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Planning to make redundancies?

Redundancies – a quick refresher for employers

Fair consultation procedures

Redundancies cannot safely happen unless they are carried out under a fair consultation procedure.

To be ‘fair’ the consultation procedure includes a period of time sufficient for consultation to take place.

This cannot be less than 30 days where more than 20 jobs are to go, or 45 days for 100+ reductions in a 90 day period.

A failure to consult effectively could bring claims for protective awards of 90 days’ pay per employee in collective consultation situations and/or unfair dismissal claims.

What is a ‘redundancy’

Redundancy is one of the fair reasons for dismissal (subject of course to the employer following a fair procedure.)

An employee is potentially redundant if:

  1. The employer stops or intends to stop carrying out the business for which that employee is employed by them; or
  2. The employer stops or intends to stop carrying out that business at or near the location where the employee is employed; or
  3. In either ‘1’ or ‘2’ above the requirement for the work diminishes rather than ceases altogether.

If jobs are lost through a restructure, is that the same as a ‘redundancy’?

A restructuring of a business can result in a potentially fair redundancy situation providing the other criteria for redundancy are met (1, 2 and 3 above.)

If those criteria aren’t met then the staff dismissed as a result may not fall into the category of a ‘redundancy’ dismissal.

Usually the alternative is a ‘some other substantial reason’ dismissal. It’s important to correctly classify the dismissal, particularly if the employer is seeking to avoid making redundancy payments.

What are ‘collective redundancies’?

Collective redundancies occur where 20 or more staff are to be dismissed from the same entity.

Collective redundancies (unlike non-collective) must follow strict consultation rules and minimum consultation periods – it is essential that the employer is able to show that it consulted fairly with the employees dismissed.

What is involved in a consultation process?

The consultation process should involve dialogue with employees, or their representatives in collective redundancy situations. The consultation should i) discuss ways to avoid or minimise the redundancies; ii) if they can’t be avoided, mitigate their impact.

Early-stage consultation should cover:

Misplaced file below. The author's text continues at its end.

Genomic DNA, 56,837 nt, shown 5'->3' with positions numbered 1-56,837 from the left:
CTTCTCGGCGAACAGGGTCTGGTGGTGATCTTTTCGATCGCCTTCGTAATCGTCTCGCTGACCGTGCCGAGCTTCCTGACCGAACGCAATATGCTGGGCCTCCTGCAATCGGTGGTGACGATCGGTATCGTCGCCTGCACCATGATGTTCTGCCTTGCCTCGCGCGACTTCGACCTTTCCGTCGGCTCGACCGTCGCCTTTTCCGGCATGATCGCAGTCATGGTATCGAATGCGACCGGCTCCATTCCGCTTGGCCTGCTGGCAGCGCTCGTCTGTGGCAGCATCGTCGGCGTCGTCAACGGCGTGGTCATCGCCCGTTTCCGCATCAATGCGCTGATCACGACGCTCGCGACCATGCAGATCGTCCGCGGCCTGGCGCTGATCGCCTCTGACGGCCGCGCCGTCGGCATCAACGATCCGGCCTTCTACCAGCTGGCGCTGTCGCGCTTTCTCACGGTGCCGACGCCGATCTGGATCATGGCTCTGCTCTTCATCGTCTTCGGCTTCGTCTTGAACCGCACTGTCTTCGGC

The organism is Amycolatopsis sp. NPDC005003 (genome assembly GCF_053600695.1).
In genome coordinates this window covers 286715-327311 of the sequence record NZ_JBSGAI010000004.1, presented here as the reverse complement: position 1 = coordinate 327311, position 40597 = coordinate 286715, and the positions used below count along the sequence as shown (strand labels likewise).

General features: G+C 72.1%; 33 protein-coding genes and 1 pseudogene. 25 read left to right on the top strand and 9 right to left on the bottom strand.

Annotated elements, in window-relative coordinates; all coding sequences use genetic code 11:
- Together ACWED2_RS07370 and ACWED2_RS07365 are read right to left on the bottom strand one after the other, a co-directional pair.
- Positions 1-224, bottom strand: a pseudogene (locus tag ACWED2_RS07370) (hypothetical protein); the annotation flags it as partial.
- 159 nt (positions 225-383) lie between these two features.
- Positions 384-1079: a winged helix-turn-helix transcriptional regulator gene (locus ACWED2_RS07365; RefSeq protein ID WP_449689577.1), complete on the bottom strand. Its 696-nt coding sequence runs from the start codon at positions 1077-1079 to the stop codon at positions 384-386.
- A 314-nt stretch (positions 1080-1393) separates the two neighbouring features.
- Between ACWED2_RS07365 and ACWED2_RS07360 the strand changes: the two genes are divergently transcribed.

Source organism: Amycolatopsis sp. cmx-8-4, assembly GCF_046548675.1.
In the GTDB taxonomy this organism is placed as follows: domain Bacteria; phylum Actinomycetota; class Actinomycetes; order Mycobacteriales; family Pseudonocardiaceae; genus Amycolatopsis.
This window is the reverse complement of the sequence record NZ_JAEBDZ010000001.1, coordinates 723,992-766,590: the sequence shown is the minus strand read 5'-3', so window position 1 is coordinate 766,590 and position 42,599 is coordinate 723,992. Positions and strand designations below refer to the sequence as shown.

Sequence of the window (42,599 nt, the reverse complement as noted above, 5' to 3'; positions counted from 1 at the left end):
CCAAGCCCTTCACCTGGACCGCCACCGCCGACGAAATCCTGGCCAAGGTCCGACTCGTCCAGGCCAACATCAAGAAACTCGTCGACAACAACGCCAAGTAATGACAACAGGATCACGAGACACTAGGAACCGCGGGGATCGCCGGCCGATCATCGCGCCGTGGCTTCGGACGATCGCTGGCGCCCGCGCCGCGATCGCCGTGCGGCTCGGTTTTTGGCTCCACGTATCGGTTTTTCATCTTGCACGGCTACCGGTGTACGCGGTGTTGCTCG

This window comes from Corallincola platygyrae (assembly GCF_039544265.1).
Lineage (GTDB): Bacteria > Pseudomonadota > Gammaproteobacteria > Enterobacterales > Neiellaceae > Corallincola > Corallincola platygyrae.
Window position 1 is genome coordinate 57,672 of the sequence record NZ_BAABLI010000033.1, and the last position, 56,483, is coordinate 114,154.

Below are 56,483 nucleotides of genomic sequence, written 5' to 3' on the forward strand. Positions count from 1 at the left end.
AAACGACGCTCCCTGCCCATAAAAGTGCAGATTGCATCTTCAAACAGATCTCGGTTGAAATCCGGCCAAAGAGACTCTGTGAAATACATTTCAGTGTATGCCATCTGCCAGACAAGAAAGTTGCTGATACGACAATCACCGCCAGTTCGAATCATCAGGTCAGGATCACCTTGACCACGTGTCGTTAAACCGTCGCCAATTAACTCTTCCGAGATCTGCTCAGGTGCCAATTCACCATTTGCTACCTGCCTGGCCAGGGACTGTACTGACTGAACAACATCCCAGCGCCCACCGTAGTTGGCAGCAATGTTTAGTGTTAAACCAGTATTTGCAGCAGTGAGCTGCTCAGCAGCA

• The reasons for the proposed redundancies
  • The ‘pool’ from which individuals will be selected and the proposed number of redundancies
  • The proposed selection methods
  • Possible alternatives to redundancy
  • Ways to mitigate the impact of redundancy
  • The proposed consultation process and timescales

Only after consultation has been completed should employees be served with redundancy notice letters, normally after at least two 1:1 meetings.

Who qualifies for a statutory redundancy payment?

To qualify for a statutory redundancy payment, an employee must have at least 2 years continuous service. The payments then are dependent upon age and length of service.

Special protection for women on maternity leave

Should a redundancy situation arise which places a woman on maternity leave ‘at risk’ of redundancy, she must be offered a suitable available position (if there is one) even is eh is not the preferred candidate..

HR support from myHRdept

We can design a fair process for redundancies and be on hand to assist during that process. Customers contemplating redundancy programmes should please contact us straight away. Larger scale/collective exercises may be undertaken by separate arrangement (beyond the scope of a myhrdept.co.uk annual subscription) and we will notify customers where this appears to be the case and will provide an estimate before engaging in work.

If you’re thinking of outsourcing your HR, payroll or employment law needs, why not contact myHRdept? Call us on 01628 820515, email us at enquiries@myhrdept.co.uk to discuss your requirements, or contact us via our website and we’ll call you back.

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